Hoover Tower, the 285-foot landmark on the campus, offers a panoramic view of the surrounding region if you take the elevator ride to the top. Concerts using the 35-bell carillon of Hoover Tower occasionally ring out.

The tower houses part of the Hoover Institution on War, Revolution, and Peace, which has millions of papers and books related to world conflict. Included in the collection are the presidential papers of Herbert Hoover, Stanford’s most celebrated graduate from the early years. Some of the holdings are on permanent display in two rooms at the base of the tower.

The Herbert Hoover Room contains many documents from Hoover’s boyhood, professional mining days, and presidency. Hoover wrote technical books on mining and directed mining operations in such distant locations as China. This son of a Quaker blacksmith was also an avid fisherman who wrote, “All men are equal before fish.” Hoover’s reputation eventually went into decline when he was perceived as either the cause of or scapegoat for the Depression. The room across the lobby, dedicated to Hoover’s wife, Lou Henry, contains artifacts such as Belgian lace, Oriental vases, and South American/Mexican silver, either given to the Hoovers as political gifts or collected by them in their itinerant life.

The institution now serves as an international teaching and research center on economic, social, and political change in the 20th/21st centuries.

At the lobby you can obtain maps and literature about the Stanford campus, including a handout on several outdoor sculptures added to the university landscape in the 1980s.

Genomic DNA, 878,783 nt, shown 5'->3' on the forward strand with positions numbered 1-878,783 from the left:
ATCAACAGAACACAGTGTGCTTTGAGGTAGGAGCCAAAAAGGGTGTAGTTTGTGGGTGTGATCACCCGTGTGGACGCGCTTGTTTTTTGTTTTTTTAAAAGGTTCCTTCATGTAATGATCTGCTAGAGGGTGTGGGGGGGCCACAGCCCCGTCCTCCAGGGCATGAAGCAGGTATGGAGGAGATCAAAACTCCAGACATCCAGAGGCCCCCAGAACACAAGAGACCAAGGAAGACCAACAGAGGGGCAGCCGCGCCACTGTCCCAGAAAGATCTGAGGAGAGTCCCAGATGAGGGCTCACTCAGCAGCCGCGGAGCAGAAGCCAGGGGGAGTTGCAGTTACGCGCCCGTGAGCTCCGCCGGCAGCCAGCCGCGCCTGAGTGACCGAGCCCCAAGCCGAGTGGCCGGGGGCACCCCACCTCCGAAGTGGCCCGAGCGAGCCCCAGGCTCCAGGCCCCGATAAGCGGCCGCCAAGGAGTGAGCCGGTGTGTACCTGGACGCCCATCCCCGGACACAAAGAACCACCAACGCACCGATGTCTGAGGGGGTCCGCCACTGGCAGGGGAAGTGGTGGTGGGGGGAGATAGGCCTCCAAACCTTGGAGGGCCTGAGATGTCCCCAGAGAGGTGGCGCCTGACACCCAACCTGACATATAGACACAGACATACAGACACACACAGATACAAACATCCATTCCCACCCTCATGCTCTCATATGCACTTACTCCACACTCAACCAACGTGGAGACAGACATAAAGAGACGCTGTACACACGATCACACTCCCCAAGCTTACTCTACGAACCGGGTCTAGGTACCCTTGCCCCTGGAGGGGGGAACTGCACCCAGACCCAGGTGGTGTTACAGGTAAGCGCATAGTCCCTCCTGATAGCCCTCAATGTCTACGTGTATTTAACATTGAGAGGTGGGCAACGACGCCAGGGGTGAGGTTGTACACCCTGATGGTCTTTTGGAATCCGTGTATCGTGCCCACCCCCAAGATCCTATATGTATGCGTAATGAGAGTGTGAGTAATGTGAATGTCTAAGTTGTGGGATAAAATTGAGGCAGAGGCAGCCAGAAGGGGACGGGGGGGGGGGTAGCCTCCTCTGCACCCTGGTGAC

The Leland Stanford Junior University Museum of Art, on Museum Way off Palm Drive, has an eclectic collection that includes much Stanford family memorabilia and the gold spike that united the first transcontinental railroad.

Built in 1892, this is the oldest museum west of the Mississippi. Architecturally, the neo-classical building was the first to use reinforced concrete structural techniques. Railroad rails served as the reinforcement in the concrete.

The museum boasts an outstanding collection of Auguste Rodin sculptures. An outdoor sculpture garden, off the west wing of the museum, celebrates a Rodin sculpture collection second only to that of the Rodin Museum Garden in Paris. Other collections, ranging from antiquity to the present, include Oriental jade and ceramics, California landscape paintings, western Indian basketry and ceramics, ancient Near Eastern ceramic vessels, and an Egyptian mummy. One of the intriguing California contributions to the museum is a 19th-century Yurok Indian canoe carved from a single redwood log. Yuroks used these canoes on the Klamath River and in ocean trips to hunt for sea lions.

The Stanford family collection includes many artifacts from the young Stanford boy’s brief life. He possessed the same eclectic collector’s mentality that characterizes the holdings of the museum. Items include a castle rock and a hair from Napoleon’s chair, gathered while visiting Europe with his parents. His bicycle, an early velocipede, stands in the middle of the family memorabilia, below large paintings of the family.

Stanford University Hoover Tower at Sunset
Stanford University Hoover Tower at Sunset

The original Stanford stables, approachable from Campus Drive West off Junipero Serra Boulevard, played an important role in settling a hotly debated issue among gentlemen of Stanford’s day. Look for the red barn, built in 1870, a few hundred yards down Fremont Road.